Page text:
Other legislative proposals include a bill (S 548) from Democratic Sen. Amy Klobuchar of Minnesota and Republican Sen. Lisa Murkowski of Alaska that would require the secretary of Defense to retain restricted reports of sexual assault for at least 50 years. The bill also would establish preferred policy regarding the disposition of sexual assault cases through courts martial and prohibit anyone previously convicted of sexual assault from serving in the military.
Like many lawmakers this week, McKeon expressed frustration with the Defense Department’s inability to reverse this trend.
“Legislation can only do so much. We can go a long way toward holding perpetrators accountable and ensuring victims receive justice, but those steps all happen after an assault has taken place,” McKeon said. “Commanders must take responsibility for the culture and climate of their units, a climate that appears, at a minimum, not to take this problem seriously.”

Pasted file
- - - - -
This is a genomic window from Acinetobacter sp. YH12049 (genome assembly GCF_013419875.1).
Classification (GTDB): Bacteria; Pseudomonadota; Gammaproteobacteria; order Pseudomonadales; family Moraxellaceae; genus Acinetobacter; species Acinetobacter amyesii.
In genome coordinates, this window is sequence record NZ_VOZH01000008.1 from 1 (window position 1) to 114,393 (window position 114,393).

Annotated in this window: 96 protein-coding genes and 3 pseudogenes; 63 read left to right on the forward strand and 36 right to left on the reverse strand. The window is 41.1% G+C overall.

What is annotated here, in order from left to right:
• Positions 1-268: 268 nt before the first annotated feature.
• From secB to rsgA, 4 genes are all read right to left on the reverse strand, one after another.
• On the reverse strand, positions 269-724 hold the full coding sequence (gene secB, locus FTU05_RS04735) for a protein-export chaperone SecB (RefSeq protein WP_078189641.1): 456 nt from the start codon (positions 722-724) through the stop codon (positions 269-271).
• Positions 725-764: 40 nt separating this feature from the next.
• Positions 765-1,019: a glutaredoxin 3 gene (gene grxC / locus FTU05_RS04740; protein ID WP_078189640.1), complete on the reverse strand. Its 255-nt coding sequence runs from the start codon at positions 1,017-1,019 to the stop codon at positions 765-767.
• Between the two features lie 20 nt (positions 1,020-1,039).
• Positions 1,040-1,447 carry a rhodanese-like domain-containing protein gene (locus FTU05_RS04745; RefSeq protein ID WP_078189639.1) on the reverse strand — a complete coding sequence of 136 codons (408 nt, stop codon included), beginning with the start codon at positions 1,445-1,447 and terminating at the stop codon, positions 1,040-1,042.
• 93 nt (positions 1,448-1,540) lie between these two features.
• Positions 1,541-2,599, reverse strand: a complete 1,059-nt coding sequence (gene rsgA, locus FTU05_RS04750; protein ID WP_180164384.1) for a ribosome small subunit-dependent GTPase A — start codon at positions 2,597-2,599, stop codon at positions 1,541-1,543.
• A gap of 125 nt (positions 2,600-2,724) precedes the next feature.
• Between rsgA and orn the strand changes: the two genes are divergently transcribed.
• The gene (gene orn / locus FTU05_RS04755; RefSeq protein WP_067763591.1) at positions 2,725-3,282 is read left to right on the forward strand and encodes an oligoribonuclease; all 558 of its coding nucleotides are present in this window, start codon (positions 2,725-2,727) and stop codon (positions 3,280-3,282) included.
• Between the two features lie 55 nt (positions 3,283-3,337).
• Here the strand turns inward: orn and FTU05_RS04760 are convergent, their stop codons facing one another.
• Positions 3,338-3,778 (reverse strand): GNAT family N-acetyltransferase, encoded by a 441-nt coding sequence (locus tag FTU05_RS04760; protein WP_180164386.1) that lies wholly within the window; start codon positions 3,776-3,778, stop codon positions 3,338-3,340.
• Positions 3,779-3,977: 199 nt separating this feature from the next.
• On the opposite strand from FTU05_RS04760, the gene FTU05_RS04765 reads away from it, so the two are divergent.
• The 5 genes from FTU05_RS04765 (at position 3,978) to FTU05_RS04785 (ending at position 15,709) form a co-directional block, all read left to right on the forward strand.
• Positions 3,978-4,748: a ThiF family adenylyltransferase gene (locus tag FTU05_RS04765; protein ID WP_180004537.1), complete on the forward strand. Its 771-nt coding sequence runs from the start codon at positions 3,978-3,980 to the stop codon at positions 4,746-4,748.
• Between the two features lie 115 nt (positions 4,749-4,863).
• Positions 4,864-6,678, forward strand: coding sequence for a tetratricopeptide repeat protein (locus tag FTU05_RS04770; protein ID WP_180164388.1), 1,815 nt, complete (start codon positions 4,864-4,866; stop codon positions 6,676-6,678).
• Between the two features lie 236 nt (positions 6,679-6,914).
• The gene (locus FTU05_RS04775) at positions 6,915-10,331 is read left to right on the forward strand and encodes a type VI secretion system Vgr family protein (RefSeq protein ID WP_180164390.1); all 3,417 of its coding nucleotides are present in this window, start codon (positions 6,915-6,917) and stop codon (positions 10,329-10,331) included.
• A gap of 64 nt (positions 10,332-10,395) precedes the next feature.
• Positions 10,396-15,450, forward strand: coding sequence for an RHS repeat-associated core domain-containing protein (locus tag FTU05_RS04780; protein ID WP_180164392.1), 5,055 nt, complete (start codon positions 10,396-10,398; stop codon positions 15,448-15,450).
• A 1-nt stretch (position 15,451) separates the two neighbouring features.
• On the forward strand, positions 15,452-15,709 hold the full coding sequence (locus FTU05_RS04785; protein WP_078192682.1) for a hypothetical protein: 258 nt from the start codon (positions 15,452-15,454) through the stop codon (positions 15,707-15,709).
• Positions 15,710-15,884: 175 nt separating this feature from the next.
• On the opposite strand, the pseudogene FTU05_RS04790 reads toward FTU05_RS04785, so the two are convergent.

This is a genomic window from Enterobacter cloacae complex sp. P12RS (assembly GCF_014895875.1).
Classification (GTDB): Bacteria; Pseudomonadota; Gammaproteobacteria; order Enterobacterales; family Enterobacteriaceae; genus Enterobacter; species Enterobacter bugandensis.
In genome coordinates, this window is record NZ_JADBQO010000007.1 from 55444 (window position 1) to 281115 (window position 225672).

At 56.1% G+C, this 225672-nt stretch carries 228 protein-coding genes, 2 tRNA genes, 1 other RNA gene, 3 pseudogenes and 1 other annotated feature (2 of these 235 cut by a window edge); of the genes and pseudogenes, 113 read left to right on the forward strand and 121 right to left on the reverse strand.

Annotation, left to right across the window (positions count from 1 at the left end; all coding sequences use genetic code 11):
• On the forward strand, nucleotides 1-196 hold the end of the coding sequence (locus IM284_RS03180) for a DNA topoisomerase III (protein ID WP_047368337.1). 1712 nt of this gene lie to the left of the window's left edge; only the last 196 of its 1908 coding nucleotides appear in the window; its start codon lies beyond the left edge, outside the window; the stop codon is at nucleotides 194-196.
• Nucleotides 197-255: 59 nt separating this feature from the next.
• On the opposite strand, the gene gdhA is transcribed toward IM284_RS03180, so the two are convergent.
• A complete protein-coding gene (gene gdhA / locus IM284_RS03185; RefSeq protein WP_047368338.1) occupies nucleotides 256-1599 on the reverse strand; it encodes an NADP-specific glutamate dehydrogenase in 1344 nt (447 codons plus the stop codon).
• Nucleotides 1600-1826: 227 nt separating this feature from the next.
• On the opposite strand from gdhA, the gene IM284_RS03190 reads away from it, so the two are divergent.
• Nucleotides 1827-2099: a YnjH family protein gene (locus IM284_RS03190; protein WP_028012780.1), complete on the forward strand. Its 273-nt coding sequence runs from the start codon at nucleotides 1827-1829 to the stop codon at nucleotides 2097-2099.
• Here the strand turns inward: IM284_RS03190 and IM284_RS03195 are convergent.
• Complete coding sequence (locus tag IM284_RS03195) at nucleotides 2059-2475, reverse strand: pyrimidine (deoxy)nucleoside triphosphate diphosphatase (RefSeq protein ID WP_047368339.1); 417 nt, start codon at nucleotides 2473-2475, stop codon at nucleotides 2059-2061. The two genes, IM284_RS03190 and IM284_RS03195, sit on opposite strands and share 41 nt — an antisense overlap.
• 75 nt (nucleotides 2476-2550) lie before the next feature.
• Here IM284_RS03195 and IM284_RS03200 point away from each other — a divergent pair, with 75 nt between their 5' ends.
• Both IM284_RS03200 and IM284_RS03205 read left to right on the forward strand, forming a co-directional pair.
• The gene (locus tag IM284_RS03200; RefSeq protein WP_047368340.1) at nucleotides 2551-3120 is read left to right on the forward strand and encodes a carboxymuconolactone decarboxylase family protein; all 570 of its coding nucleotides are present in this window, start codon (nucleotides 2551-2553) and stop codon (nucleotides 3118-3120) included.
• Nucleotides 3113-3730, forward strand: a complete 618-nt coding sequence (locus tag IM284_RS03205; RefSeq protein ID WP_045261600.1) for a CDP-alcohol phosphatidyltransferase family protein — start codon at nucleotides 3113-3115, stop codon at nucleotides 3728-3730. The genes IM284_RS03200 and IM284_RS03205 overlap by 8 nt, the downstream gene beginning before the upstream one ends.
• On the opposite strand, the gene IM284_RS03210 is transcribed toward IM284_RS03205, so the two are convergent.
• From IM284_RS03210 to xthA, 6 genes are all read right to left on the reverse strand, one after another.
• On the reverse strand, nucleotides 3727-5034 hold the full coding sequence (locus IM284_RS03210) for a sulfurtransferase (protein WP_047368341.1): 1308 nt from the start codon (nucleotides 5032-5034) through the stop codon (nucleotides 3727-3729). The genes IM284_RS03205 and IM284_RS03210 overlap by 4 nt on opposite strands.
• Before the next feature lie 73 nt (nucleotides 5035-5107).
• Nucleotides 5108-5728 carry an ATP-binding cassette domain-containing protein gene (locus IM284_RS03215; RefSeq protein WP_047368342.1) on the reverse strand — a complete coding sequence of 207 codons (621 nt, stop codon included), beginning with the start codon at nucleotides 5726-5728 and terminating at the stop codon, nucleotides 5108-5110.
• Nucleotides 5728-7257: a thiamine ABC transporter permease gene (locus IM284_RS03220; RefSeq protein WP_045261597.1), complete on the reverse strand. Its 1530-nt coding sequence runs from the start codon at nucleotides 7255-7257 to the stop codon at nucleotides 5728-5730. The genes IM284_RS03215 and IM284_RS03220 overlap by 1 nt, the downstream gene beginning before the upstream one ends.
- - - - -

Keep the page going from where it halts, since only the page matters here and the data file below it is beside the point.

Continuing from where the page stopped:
During the Thursday meeting, lawmakers and White House officials discussed issues that “went beyond a legislative remedy,” including the need for culture changes and the fact that the vast majority of victims are reticent to report these crimes, Turner said.
Rep. Elijah Cummings, D-Md., right, hugs Harold Schaitberger, General President of the International Association of Fire Fighters, after the Congressman spoke at the IAFF's Legislative Conference General Session at the Hyatt Regency on Capitol Hill, March 9, 2015. The day featured addresses by members of Congress and Vice President Joe Biden.